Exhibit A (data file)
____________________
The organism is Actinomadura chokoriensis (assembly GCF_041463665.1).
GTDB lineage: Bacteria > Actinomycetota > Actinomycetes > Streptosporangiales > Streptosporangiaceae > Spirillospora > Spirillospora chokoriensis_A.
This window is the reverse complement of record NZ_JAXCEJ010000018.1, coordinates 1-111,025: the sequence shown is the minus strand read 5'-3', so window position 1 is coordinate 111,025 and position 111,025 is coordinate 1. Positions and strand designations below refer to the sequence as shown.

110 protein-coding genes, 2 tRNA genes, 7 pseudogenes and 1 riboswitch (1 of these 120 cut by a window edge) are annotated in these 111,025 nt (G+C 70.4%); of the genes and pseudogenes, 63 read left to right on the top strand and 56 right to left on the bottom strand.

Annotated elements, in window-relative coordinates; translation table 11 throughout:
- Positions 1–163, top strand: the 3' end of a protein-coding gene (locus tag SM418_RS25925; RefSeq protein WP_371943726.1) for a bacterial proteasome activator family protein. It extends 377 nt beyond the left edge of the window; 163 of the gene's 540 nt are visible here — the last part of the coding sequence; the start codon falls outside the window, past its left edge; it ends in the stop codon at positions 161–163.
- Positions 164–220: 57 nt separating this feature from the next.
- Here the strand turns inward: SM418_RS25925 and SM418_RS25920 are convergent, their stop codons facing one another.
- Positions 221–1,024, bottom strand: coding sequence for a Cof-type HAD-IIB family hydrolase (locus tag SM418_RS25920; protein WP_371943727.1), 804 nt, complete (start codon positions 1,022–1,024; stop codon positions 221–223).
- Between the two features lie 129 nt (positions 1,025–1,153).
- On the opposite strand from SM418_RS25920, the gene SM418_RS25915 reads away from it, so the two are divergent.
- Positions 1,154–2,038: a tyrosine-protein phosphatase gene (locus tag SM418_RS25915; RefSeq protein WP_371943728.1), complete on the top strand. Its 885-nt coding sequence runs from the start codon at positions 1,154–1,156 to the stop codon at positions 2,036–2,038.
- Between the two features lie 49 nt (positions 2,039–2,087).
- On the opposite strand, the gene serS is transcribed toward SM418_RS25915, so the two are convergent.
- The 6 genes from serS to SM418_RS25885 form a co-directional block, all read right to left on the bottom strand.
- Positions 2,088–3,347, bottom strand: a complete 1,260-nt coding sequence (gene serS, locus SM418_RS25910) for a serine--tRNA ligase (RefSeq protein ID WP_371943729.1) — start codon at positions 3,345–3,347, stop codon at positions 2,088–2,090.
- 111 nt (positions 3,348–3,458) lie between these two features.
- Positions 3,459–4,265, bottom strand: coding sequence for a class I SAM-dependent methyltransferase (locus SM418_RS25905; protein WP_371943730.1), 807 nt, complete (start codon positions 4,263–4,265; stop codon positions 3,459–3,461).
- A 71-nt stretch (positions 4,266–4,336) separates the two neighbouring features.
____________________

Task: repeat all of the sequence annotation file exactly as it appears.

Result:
The organism is Actinomadura chokoriensis (assembly GCF_041463665.1).
GTDB lineage: Bacteria > Actinomycetota > Actinomycetes > Streptosporangiales > Streptosporangiaceae > Spirillospora > Spirillospora chokoriensis_A.
This window is the reverse complement of record NZ_JAXCEJ010000018.1, coordinates 1-111,025: the sequence shown is the minus strand read 5'-3', so window position 1 is coordinate 111,025 and position 111,025 is coordinate 1. Positions and strand designations below refer to the sequence as shown.

110 protein-coding genes, 2 tRNA genes, 7 pseudogenes and 1 riboswitch (1 of these 120 cut by a window edge) are annotated in these 111,025 nt (G+C 70.4%); of the genes and pseudogenes, 63 read left to right on the top strand and 56 right to left on the bottom strand.

Annotated elements, in window-relative coordinates; translation table 11 throughout:
- Positions 1–163, top strand: the 3' end of a protein-coding gene (locus tag SM418_RS25925; RefSeq protein WP_371943726.1) for a bacterial proteasome activator family protein. It extends 377 nt beyond the left edge of the window; 163 of the gene's 540 nt are visible here — the last part of the coding sequence; the start codon falls outside the window, past its left edge; it ends in the stop codon at positions 161–163.
- Positions 164–220: 57 nt separating this feature from the next.
- Here the strand turns inward: SM418_RS25925 and SM418_RS25920 are convergent, their stop codons facing one another.
- Positions 221–1,024, bottom strand: coding sequence for a Cof-type HAD-IIB family hydrolase (locus tag SM418_RS25920; protein WP_371943727.1), 804 nt, complete (start codon positions 1,022–1,024; stop codon positions 221–223).
- Between the two features lie 129 nt (positions 1,025–1,153).
- On the opposite strand from SM418_RS25920, the gene SM418_RS25915 reads away from it, so the two are divergent.
- Positions 1,154–2,038: a tyrosine-protein phosphatase gene (locus tag SM418_RS25915; RefSeq protein WP_371943728.1), complete on the top strand. Its 885-nt coding sequence runs from the start codon at positions 1,154–1,156 to the stop codon at positions 2,036–2,038.
- Between the two features lie 49 nt (positions 2,039–2,087).
- On the opposite strand, the gene serS is transcribed toward SM418_RS25915, so the two are convergent.
- The 6 genes from serS to SM418_RS25885 form a co-directional block, all read right to left on the bottom strand.
- Positions 2,088–3,347, bottom strand: a complete 1,260-nt coding sequence (gene serS, locus SM418_RS25910) for a serine--tRNA ligase (RefSeq protein ID WP_371943729.1) — start codon at positions 3,345–3,347, stop codon at positions 2,088–2,090.
- 111 nt (positions 3,348–3,458) lie between these two features.
- Positions 3,459–4,265, bottom strand: coding sequence for a class I SAM-dependent methyltransferase (locus SM418_RS25905; protein WP_371943730.1), 807 nt, complete (start codon positions 4,263–4,265; stop codon positions 3,459–3,461).
- A 71-nt stretch (positions 4,266–4,336) separates the two neighbouring features.